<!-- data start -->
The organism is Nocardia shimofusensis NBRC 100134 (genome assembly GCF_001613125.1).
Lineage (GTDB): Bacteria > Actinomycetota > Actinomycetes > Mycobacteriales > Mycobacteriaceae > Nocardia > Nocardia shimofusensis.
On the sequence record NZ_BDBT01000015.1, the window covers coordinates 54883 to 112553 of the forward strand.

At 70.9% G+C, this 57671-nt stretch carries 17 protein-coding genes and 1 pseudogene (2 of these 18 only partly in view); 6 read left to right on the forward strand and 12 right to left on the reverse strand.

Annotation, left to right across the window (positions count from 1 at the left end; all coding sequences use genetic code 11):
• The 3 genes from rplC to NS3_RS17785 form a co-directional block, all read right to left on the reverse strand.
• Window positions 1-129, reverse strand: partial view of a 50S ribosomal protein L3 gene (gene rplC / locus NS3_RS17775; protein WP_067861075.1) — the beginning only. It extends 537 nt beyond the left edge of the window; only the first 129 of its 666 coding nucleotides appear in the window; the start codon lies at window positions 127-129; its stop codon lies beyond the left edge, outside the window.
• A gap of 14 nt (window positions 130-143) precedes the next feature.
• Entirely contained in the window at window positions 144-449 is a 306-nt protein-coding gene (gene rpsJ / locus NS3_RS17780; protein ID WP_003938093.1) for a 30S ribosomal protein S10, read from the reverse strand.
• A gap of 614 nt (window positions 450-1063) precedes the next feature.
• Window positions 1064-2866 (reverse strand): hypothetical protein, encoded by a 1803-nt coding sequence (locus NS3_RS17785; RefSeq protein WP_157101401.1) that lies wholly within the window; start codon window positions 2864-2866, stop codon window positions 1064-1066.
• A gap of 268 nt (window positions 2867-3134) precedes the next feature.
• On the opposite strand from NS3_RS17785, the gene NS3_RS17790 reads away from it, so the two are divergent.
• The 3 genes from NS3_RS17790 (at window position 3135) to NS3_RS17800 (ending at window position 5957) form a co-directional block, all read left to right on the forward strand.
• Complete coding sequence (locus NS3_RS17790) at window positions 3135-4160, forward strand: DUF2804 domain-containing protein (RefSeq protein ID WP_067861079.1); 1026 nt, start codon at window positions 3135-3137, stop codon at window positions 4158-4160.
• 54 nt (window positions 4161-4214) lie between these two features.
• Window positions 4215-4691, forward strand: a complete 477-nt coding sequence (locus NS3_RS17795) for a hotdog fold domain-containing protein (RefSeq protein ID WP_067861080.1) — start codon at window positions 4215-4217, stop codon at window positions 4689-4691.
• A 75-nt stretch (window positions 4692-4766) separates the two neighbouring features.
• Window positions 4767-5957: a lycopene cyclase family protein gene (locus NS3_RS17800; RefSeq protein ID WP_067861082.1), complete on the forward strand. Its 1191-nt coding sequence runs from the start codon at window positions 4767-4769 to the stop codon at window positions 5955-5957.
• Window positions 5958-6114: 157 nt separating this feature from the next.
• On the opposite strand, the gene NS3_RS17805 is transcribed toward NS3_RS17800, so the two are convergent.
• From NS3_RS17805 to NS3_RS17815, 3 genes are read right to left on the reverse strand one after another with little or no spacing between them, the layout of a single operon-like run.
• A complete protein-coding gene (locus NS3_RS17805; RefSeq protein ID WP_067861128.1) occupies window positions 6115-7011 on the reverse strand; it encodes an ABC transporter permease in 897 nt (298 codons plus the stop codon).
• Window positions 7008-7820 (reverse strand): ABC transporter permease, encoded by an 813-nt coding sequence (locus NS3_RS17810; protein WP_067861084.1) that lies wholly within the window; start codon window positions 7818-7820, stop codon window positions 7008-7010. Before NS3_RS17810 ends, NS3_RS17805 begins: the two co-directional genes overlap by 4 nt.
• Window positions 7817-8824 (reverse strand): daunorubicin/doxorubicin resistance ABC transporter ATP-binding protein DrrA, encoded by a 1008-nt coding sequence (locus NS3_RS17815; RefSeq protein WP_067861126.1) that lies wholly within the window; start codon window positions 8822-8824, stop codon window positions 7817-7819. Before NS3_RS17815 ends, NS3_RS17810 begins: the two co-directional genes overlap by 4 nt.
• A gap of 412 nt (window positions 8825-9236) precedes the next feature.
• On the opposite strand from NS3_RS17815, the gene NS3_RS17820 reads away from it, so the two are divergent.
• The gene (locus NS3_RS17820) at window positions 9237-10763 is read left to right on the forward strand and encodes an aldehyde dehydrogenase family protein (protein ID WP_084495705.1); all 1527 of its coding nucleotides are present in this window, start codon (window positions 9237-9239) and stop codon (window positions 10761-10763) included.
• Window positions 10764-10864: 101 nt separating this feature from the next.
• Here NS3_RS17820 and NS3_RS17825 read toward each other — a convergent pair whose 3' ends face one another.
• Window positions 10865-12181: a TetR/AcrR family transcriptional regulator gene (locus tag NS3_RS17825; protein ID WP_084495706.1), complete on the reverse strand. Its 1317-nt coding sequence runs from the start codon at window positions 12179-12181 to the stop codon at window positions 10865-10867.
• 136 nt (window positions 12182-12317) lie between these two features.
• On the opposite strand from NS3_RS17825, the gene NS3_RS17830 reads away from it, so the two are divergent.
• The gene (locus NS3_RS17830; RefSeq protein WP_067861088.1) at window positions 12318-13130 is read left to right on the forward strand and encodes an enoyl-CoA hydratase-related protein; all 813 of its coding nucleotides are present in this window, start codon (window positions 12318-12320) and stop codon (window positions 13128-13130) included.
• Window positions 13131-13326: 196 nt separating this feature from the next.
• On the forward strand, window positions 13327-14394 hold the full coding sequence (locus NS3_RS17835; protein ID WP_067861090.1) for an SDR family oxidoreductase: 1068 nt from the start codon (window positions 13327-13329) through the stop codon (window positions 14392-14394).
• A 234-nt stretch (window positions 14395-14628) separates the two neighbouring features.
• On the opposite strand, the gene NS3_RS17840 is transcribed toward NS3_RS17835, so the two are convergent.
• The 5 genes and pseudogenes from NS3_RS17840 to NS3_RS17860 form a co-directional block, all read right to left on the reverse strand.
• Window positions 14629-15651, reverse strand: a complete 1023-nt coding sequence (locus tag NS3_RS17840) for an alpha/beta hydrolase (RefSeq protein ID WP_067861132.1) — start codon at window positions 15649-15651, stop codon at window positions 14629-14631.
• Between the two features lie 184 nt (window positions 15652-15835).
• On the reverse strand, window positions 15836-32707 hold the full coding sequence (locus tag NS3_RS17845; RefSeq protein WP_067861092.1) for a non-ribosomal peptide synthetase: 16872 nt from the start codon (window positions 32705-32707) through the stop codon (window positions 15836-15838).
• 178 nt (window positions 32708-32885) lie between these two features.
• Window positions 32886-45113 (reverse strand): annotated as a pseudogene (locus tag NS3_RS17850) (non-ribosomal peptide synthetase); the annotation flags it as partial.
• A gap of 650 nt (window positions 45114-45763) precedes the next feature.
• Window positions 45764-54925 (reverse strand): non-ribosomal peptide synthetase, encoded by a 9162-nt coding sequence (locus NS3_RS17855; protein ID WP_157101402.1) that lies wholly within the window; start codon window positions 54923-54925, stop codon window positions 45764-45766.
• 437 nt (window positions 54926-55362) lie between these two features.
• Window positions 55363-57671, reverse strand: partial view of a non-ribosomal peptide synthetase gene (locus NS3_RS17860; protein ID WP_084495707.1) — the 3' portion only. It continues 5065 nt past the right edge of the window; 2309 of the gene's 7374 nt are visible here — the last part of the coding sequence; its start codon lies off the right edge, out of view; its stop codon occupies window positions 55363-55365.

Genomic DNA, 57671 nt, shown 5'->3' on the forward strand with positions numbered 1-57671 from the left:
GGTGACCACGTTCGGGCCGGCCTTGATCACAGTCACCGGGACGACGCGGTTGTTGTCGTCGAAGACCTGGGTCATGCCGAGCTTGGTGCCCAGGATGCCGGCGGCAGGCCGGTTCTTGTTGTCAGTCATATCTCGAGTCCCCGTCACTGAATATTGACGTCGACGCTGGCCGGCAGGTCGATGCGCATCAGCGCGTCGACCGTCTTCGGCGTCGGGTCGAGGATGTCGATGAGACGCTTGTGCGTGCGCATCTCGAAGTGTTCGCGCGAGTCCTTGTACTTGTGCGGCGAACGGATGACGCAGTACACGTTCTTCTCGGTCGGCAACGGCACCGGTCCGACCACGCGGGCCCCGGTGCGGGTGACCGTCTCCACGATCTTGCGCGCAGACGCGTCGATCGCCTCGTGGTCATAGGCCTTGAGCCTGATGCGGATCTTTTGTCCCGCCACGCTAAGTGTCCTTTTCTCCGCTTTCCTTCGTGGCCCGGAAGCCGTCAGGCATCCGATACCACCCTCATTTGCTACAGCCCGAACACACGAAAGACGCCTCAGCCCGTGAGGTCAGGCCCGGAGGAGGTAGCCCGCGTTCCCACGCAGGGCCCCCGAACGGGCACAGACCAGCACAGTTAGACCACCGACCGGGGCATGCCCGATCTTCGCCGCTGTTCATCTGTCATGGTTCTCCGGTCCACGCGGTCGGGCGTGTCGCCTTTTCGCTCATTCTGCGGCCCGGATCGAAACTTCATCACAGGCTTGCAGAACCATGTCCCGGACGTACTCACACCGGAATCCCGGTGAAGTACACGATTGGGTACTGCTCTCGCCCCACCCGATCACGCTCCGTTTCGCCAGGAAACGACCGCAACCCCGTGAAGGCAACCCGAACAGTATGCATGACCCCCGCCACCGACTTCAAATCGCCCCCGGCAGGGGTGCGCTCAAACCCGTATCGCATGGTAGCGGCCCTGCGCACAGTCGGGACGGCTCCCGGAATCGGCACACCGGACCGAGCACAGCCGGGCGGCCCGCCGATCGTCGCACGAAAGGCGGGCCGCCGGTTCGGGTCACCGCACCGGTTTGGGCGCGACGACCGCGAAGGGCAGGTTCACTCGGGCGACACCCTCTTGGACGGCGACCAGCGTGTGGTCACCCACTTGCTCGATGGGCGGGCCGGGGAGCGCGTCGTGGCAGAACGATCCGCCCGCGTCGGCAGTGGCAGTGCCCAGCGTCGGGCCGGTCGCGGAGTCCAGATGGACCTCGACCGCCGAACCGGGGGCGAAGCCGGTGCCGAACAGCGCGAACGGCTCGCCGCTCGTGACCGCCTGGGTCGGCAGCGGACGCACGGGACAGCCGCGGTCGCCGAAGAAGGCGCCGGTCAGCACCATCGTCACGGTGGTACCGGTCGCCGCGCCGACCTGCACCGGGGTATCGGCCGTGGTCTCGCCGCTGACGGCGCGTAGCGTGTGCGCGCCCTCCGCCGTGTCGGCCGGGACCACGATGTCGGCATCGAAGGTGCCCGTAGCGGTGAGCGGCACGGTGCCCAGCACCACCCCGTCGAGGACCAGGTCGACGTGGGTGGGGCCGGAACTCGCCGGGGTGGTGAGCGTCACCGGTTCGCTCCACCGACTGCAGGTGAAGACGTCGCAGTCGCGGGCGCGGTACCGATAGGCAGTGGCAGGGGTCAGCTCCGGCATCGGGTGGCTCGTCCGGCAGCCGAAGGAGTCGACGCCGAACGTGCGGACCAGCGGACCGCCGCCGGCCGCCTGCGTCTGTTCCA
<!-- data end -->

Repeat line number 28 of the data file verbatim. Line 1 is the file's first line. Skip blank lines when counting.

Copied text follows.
• The gene (locus NS3_RS17820) at window positions 9237-10763 is read left to right on the forward strand and encodes an aldehyde dehydrogenase family protein (protein ID WP_084495705.1); all 1527 of its coding nucleotides are present in this window, start codon (window positions 9237-9239) and stop codon (window positions 10761-10763) included.